Previous studies showed that the normal microflora of the large intestine synthesizes biotin and that the colon is capable of absorbing intraluminally introduced free biotin. Nothing, however, is known about the mechanism of biotin absorption in the large intestine and its regulation. To address these issues, we used the human-derived, nontransformed colonic epithelial cell line NCM460. The initial rate of biotin uptake was found to be1) temperature and energy dependent,2) Na+ dependent (coupling ratio of 1:1), 3) saturable as a function of concentration [apparent Michaelis constant (K m) of 19.7 μM], 4) inhibited by structural analogs with a free carboxyl group at the valeric acid moiety, and 5) competitively inhibited by the vitamin pantothenic acid (inhibition constant of 14.4 μM). Pretreatment with the protein kinase C (PKC) activators phorbol 12-myristate 13-acetate (PMA) and 1,2-dioctanoyl-sn-glycerol significantly inhibited biotin uptake. In contrast, pretreatment with the PKC inhibitors staurosporine and chelerythrine led to a slight, but significant, increase in biotin uptake. The effect of PMA was mediated via a marked decrease in maximal uptake velocity and a slight increase in apparentK m. Pretreatment of cells with modulators of the protein kinase A-mediated pathway, on the other hand, showed no significant effect on biotin uptake. These results demonstrate, for the first time, the functional existence of a Na+-dependent, specialized carrier-mediated system for biotin uptake in colonic epithelial cells. This system is shared with pantothenic acid and appears to be under the regulation of an intracellular PKC-mediated pathway.
- biotin transport
- human colonic epithelial cells
- membrane transport
- transport regulation
biotin is an essential micronutrient for normal cellular functions, growth, and development (3, 9, 36). It acts as a coenzyme for four carboxylases that catalyze essential steps in critical cellular metabolic pathways, including fatty acid biosynthesis, gluconeogenesis, and the catabolism of several branched-chain amino acids and odd-chain fatty acids (3, 9, 36). Biotin deficiency in humans leads to a range of clinical abnormalities, including neurological disorders, growth retardation, and skin abnormalities (3, 9, 36, 39).
Humans and other mammals cannot synthesize biotin and thus must obtain the vitamin from exogenous sources via intestinal absorption. Biotin is presented to the intestine from two exogenous sources: from the diet and as a product of bacterial synthesis by the normal microflora of the large intestine. Dietary biotin exists in free and protein-bound forms (14), with the latter requiring conversion to free biotin before absorption (27, 40). Absorption of free biotin then takes place mainly in the proximal part of the small intestine via a specialized Na+-dependent, carrier-mediated system (5, 21, 23, 26, 28-31). As to the second source of biotin, previous studies have shown that a substantial portion of the biotin synthesized by the normal microflora of the large intestine is in the form of free unbound biotin, i.e., available for absorption (6, 7, 12,41). Furthermore, in vivo studies in humans, rats, and minipigs have shown that the colon is capable of absorbing significant amounts of luminally introduced biotin (1, 4, 33). Nothing, however, is known about the absorption mechanism involved or its cellular regulation. Addressing this issue is important from a physiological and nutritional perspective because this latter source of biotin may play a role in the localized nutrition of colonocytes, in addition to its contribution to the overall biotin body homeostasis. In this study, we investigated the mechanism and regulation of biotin transport in the large intestine using the human-derived, nontransformed, colonic epithelial cell line NCM460 (18) as an in vitro model system. We chose these cells because they possess characteristics that are similar to those of normal colonic epithelial cells, including similar transport processes (18,20). For example, recent studies in our laboratory have shown that these cells possess a folate uptake mechanism that is similar to that found in human native colonic apical membrane vesicles (10, 13).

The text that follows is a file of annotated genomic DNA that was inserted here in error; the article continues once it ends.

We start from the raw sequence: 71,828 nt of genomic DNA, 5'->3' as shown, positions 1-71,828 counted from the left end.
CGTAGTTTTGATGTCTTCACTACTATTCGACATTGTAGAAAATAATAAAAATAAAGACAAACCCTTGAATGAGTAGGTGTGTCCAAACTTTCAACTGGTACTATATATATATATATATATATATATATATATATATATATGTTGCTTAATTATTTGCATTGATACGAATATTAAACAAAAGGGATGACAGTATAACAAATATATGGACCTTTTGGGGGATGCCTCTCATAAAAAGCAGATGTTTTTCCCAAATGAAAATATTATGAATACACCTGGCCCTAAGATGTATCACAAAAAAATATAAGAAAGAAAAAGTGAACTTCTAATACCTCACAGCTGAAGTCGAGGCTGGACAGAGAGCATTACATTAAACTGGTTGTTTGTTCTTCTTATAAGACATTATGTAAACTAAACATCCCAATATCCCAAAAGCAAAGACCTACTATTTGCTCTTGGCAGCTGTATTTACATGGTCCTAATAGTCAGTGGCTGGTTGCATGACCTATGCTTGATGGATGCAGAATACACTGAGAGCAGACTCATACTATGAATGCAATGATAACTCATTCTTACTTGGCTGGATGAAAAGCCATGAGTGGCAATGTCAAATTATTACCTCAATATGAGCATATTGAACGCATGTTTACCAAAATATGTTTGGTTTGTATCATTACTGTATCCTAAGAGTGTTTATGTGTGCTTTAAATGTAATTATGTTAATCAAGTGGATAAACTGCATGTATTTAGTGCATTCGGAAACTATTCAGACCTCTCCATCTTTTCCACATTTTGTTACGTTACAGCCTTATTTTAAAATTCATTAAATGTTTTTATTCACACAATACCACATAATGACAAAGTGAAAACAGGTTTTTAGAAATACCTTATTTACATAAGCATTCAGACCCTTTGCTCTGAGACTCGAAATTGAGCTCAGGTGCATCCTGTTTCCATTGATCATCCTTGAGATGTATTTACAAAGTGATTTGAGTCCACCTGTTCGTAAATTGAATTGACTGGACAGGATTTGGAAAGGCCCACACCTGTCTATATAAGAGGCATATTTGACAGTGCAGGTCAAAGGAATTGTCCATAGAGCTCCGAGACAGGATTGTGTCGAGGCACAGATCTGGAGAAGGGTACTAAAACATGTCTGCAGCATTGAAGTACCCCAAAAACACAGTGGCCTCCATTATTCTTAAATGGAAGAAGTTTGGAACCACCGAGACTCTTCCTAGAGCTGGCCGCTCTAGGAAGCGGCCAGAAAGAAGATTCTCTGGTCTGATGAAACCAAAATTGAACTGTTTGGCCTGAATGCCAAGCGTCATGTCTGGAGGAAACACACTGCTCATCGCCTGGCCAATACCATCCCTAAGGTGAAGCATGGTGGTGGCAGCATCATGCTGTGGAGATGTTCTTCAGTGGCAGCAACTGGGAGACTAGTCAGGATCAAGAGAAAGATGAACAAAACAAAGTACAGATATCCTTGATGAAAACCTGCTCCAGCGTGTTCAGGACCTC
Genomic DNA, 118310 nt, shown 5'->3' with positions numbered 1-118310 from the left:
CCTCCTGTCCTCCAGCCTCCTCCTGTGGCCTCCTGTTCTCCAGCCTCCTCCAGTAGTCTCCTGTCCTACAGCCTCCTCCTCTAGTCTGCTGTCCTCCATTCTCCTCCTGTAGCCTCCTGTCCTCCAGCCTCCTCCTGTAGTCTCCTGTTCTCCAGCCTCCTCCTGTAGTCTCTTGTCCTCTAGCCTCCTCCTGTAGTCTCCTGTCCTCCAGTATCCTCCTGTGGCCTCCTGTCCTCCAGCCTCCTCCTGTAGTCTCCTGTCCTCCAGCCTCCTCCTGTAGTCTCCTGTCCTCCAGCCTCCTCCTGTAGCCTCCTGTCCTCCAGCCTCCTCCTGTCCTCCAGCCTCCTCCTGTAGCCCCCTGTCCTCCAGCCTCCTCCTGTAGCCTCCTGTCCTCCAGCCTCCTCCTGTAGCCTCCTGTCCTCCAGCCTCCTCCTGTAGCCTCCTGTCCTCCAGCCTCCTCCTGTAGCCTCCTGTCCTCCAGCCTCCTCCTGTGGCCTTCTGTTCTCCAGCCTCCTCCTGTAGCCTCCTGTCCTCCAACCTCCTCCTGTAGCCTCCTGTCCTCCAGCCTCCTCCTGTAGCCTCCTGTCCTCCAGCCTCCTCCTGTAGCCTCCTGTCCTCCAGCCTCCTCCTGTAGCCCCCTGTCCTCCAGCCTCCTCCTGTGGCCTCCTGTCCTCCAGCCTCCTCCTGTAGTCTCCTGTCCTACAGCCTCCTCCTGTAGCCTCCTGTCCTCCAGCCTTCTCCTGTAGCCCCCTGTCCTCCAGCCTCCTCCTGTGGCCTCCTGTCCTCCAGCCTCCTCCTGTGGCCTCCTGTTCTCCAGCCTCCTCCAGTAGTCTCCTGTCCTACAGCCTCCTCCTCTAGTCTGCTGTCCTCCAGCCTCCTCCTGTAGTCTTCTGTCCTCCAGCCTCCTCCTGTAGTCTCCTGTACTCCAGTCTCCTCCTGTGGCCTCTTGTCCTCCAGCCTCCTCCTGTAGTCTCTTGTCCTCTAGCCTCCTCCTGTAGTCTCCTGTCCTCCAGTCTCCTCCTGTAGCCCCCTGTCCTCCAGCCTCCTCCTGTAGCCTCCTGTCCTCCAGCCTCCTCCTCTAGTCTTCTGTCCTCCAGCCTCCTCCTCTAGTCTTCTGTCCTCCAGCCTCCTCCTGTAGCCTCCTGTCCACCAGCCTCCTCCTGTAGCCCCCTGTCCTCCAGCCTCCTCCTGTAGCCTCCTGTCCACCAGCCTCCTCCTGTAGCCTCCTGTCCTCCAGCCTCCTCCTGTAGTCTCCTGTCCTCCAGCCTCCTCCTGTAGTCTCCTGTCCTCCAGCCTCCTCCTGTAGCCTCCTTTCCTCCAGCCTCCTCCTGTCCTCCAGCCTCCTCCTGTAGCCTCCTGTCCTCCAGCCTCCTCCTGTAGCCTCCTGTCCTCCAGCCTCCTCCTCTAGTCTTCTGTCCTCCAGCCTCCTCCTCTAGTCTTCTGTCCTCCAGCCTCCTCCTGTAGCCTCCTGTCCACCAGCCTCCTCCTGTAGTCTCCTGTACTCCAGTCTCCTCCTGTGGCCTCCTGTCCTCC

[3H]biotin (specific activity 58.2 Ci/mmol; radiochemical purity >97%) was obtained from DuPont NEN (Boston, MA). The culture medium M3:10 was a gift from INCELL (San Antonio, TX). Other cell culture ingredients were obtained from Sigma (St. Louis, MO). All other chemicals were of analytical grade and were obtained from commercial sources.
The human-derived normal colonic epithelial cell line NCM460 was propagated in the culture medium M3:10 to maintain its colonocyte features (18). The M3:10 medium is M3 base medium supplemented with 10% (vol/vol) fetal bovine serum and antibiotics and contains many growth factors and nutrients (16, 17, 35). NCM460 cells were used between passages 32 and42 in this study. The cells were grown in 75-cm2 plastic flasks (Costar) at 37°C in a 5% CO2-95% air atmosphere, with medium changes every 4 days. NCM460 cells were subcultured by trypsinization with 0.05% trypsin and 0.9 nM EDTA in Ca2+- and Mg2+-free phosphate-buffered solution and plated onto 12-well plates at a concentration of 5 × 105 cells/well. Uptake of biotin was studied 2–4 days after confluence. Cell growth was observed by periodic monitoring with an inverted microscope. Cell viability was tested by the trypan blue dye exclusion method and found to be >95%.